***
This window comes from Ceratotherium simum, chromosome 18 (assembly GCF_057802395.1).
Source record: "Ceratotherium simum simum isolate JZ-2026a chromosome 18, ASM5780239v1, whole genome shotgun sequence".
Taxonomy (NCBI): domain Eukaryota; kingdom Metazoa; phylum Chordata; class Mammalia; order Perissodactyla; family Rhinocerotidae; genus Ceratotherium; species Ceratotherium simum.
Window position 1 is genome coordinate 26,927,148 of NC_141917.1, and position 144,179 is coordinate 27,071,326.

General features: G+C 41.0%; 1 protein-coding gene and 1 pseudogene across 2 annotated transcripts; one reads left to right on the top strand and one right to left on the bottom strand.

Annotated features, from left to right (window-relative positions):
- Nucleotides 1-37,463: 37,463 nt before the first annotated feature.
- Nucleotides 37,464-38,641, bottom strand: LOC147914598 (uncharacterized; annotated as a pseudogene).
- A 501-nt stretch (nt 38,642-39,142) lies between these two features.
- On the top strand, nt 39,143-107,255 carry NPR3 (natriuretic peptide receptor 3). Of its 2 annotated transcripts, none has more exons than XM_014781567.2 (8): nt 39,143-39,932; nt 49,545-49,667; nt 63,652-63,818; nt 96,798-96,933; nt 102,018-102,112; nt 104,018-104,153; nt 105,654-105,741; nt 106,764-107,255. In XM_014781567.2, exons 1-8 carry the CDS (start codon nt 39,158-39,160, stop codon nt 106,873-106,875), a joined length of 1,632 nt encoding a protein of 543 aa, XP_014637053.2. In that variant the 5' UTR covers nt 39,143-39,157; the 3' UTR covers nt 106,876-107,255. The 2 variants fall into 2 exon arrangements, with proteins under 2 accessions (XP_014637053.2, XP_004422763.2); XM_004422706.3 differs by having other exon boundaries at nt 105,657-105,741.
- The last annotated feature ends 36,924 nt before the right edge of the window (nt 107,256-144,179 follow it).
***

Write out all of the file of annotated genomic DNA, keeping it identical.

This window comes from Ceratotherium simum, chromosome 18 (assembly GCF_057802395.1).
Source record: "Ceratotherium simum simum isolate JZ-2026a chromosome 18, ASM5780239v1, whole genome shotgun sequence".
Taxonomy (NCBI): domain Eukaryota; kingdom Metazoa; phylum Chordata; class Mammalia; order Perissodactyla; family Rhinocerotidae; genus Ceratotherium; species Ceratotherium simum.
Window position 1 is genome coordinate 26,927,148 of NC_141917.1, and position 144,179 is coordinate 27,071,326.

General features: G+C 41.0%; 1 protein-coding gene and 1 pseudogene across 2 annotated transcripts; one reads left to right on the top strand and one right to left on the bottom strand.

Annotated features, from left to right (window-relative positions):
- Nucleotides 1-37,463: 37,463 nt before the first annotated feature.
- Nucleotides 37,464-38,641, bottom strand: LOC147914598 (uncharacterized; annotated as a pseudogene).
- A 501-nt stretch (nt 38,642-39,142) lies between these two features.
- On the top strand, nt 39,143-107,255 carry NPR3 (natriuretic peptide receptor 3). Of its 2 annotated transcripts, none has more exons than XM_014781567.2 (8): nt 39,143-39,932; nt 49,545-49,667; nt 63,652-63,818; nt 96,798-96,933; nt 102,018-102,112; nt 104,018-104,153; nt 105,654-105,741; nt 106,764-107,255. In XM_014781567.2, exons 1-8 carry the CDS (start codon nt 39,158-39,160, stop codon nt 106,873-106,875), a joined length of 1,632 nt encoding a protein of 543 aa, XP_014637053.2. In that variant the 5' UTR covers nt 39,143-39,157; the 3' UTR covers nt 106,876-107,255. The 2 variants fall into 2 exon arrangements, with proteins under 2 accessions (XP_014637053.2, XP_004422763.2); XM_004422706.3 differs by having other exon boundaries at nt 105,657-105,741.
- The last annotated feature ends 36,924 nt before the right edge of the window (nt 107,256-144,179 follow it).